|Figure 4: Front cover of Rethinking World History: Essays on Europe, Islam and World History by Marshall G. S. Hodgson (Cambridge University Press, 1993, Paperback).|
The section titled "Converts, Corsairs, Renegades, and Rebels" simply showcases a few key individuals from only 14th-20th centuries that were on the forefront of the Islamic-Western European exchange. A section on "Monks, Historians and Scholars" intends to present the dynamics of discourse regarding such an exchange through a short description of the role of various academics on both sides of the experience. The section on "Literary and Artistic Presence" seeks to identify key masterpieces and popular works of cultural value that both facilitated a more harmonious social environment or perpetuated discriminatory myths.
The Arabs, under the Ummayad dynasty, continued their rapid westward expansion with the conquest of the Iberian Peninsula early in the 8th century. Following the Abbasid rise to power in the middle of the same century, the Ummayads saved their base in Spain establishing an emirate. France was able to withstand the coming of the Muslim power and establish its strongholds and dynasties, among the most famous the Carolingians.
|648||In the first reference of Muslims in Spain, Abdullah ibn Nafe ibn Haseen lands on the shores of the future al-Andalus.|
|710||As one account relates, after the dishonoring (rape) of his daughter Florinda in Toledo, Ceuta’s Byzantine governor Julian appeals for aid to Umayyad official Musa ibn Nusayr against the Visigothic usurper, Roderick, in Spain. Musa dispatches a reconnaissance force under Tarif ibn Malluk to Spain’s southern coast.|
|711||Muslims (largely Berber), under Tariq ibn Ziyad, land on Gibraltar (the name Gibraltar is a corruption of Jabal Tariq, Arabic for Mountain of Tariq) and begin the conquest of Spain. Tariq’s force of 12,000 defeats the 25,000 strong force of Roderick at the Battle of Guadalete; large contingents of the Visigothic army led by Bishop Oppas, the uncle of the ruler dethroned by Rodrick, break away contributing to the Muslim victory. Musa ibn Nusayr comes to complete Spain’s conquest and becomes the first Muslim governor of al-Andalus (the Arabic’s name for southern Spain).
Mughith Rumi is appointed governor of Cordova (Qurtubah).
|712||Muslims first begin to raid north of the Pyrenees.|
|714||Musa, believed to have been conceiving plans for an eventual crossing into Italy, and Tariq are recalled to Damascus by Caliph al-Waleed. This move by the Caliph hurts the progress of the Islamic armies; the lands immediately bordering the newly conquered Spain are left vulnerable to attack and it gives Pelayo of Asturias the opportunity to recover and consolidate his holdings for later use against the Muslims.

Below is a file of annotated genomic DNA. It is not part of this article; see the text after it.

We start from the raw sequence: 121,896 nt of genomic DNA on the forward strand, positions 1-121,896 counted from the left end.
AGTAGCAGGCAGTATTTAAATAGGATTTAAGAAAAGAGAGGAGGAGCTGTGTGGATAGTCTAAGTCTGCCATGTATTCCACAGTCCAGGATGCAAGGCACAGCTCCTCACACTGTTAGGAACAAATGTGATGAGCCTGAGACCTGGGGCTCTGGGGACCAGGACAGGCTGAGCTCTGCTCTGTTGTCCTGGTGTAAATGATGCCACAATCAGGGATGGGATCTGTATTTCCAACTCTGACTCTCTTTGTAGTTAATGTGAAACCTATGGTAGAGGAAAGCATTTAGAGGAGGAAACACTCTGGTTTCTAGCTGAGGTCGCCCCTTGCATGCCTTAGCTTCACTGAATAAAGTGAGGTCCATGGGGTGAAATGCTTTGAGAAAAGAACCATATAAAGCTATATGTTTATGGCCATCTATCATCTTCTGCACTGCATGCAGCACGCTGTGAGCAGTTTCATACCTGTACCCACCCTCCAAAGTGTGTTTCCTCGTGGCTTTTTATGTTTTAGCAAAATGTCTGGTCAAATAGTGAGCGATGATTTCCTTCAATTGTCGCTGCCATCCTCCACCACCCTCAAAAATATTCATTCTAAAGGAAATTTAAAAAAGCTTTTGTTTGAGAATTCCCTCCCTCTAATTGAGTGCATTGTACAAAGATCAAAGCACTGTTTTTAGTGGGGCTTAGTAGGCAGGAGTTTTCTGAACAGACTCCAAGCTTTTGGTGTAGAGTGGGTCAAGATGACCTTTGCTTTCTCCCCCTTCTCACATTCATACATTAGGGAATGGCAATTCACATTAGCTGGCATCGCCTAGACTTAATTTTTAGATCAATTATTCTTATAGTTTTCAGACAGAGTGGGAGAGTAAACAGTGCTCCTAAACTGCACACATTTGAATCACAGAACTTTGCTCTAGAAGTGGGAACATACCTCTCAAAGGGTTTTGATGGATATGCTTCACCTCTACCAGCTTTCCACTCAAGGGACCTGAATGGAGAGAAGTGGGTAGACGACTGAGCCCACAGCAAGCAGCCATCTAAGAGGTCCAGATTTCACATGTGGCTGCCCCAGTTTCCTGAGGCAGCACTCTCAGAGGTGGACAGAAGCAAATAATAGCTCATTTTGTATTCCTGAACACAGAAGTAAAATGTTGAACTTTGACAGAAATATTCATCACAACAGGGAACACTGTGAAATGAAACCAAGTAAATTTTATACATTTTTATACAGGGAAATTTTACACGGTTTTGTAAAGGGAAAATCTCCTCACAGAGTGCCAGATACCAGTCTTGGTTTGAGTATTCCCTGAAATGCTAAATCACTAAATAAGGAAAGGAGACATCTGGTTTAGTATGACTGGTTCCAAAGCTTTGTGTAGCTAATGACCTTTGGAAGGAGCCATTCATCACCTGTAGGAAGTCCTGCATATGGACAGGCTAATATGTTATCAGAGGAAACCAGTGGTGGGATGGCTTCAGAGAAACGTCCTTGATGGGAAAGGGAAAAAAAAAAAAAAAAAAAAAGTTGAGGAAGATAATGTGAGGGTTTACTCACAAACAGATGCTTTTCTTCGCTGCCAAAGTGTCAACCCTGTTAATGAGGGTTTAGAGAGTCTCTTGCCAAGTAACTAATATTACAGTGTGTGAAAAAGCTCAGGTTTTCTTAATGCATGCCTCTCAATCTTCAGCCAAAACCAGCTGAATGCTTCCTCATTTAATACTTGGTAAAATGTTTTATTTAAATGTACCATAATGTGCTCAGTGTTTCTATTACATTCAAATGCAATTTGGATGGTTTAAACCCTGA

Musa appoints his son Abd al-Aziz ibn Musa to the governorship of al-Andalus. Abd al-Aziz forms a council for introducing Islamic law from the settlers coming from Hijaz, in southern Arabia. He promotes the intermarriage of the native peoples and the Muslims; the governor himself wedded Roderick’s widow, Egilona (Umm Aasim to the Muslims). Muslim rule is very much accepted by the non-Muslim subjects of Spain: taxes are light or nonexistent, freedom of religion is granted to all, and former serfs and slaves are given lands. Arabs from all over the Arabian peninsula and Egypt as well as Persians have settled throughout the newly gained territory.
|715||Umayyad Caliph Suleiman begins what seemed to be a prosperous reign, but falls to suspicions of intrigue; his reign sees the execution of the conqueror of northern India Muhammad ibn Qasim, the banishment of Musa ibn Nusayr and Tariq ibn Ziyad, the assassination of Central Asia’s conqueror Qutayba ibn Muslim, and the murder of Abd al-Aziz ibn Musa.|
|716||Ayyub al-Lakhmi governs al-Andalus before being deposed this same year.
Musa ibn Nusayr dies performing the Hajj.
|717||Al-Hurr al-Thaqafi attains the governorship of al-Andalus. He transfers the capital from Seville to Cordova.|
|717-719||Muslim armies penetrate into Aquitaine and the south of France.|
|718||Visigothic Prince Pelayo, ruler of the Asturias, defeats Muslims at the Battle of Covadonga. This victory endures through the ages more for its symbolism as a nationalistic victory rather than a military one, considered by some to be the beginning of the Reconquista.
Mughith Rumi dies.
|719||Al-Samah al Khaulani becomes governor of al-Andalus. Al-Samah brings order back to Spain and defeats many rebel forces in Septimania.|
|720||Tariq ibn Ziyad dies.|
|721||Duke Eudo of Aquitaine defeats the forces of Samah, who dies from wounds, at the Battle of Toulouse, also known as the Plateau of the Martyrs. The Muslim army is driven back. Abd al-Rahman al-Ghafiqi marches the remnants back to Narbonne and governs Muslim Spain until the arrival of Anbasah. This battle is considered of high significance in halting the expansion of Muslim power further into Europe.|
|725||Under the leadership of Anbasah, Muslims invade southern France and subjugate Carcasonne and all Septimania reaching up the Rhone Valley as far as the Vosges. Following the death of Anbasah at the hands of an ambush up until the reappointment of Abd al-Rahman as governor, affairs in Spain will be in disorder during the reign of the next five governors.|
|726||Adhrah al-Fihri reigns as governor of al-Andalus.|
|727||Reign of Uthman ibn Abi Nasah as al-Andalus governor begins.|
|728||Hudhaifah al-Qaisi governs al-Andalus.|
|729||Haithem al-Kalbi ascends to the seat as governor of al-Andalus. Lyons, Macon, and Chalons-on-the-Saone are captured by Muslims.|
|731||Muhammad al-Ashja‛ becomes al-Andalus’s governor. Abd al-Rahman al-Ghafiqi soon returns to the governorship. The citizens and soldiers like Abd al-Rahman, who is considered the best and most patriotic ruler of this Umayyad dominion at the time. He makes the leadership in Spain a meritocracy, revises the economy, and has mosques unjustly taken from the Christians reconverted into churches; he holds al-Andalus together.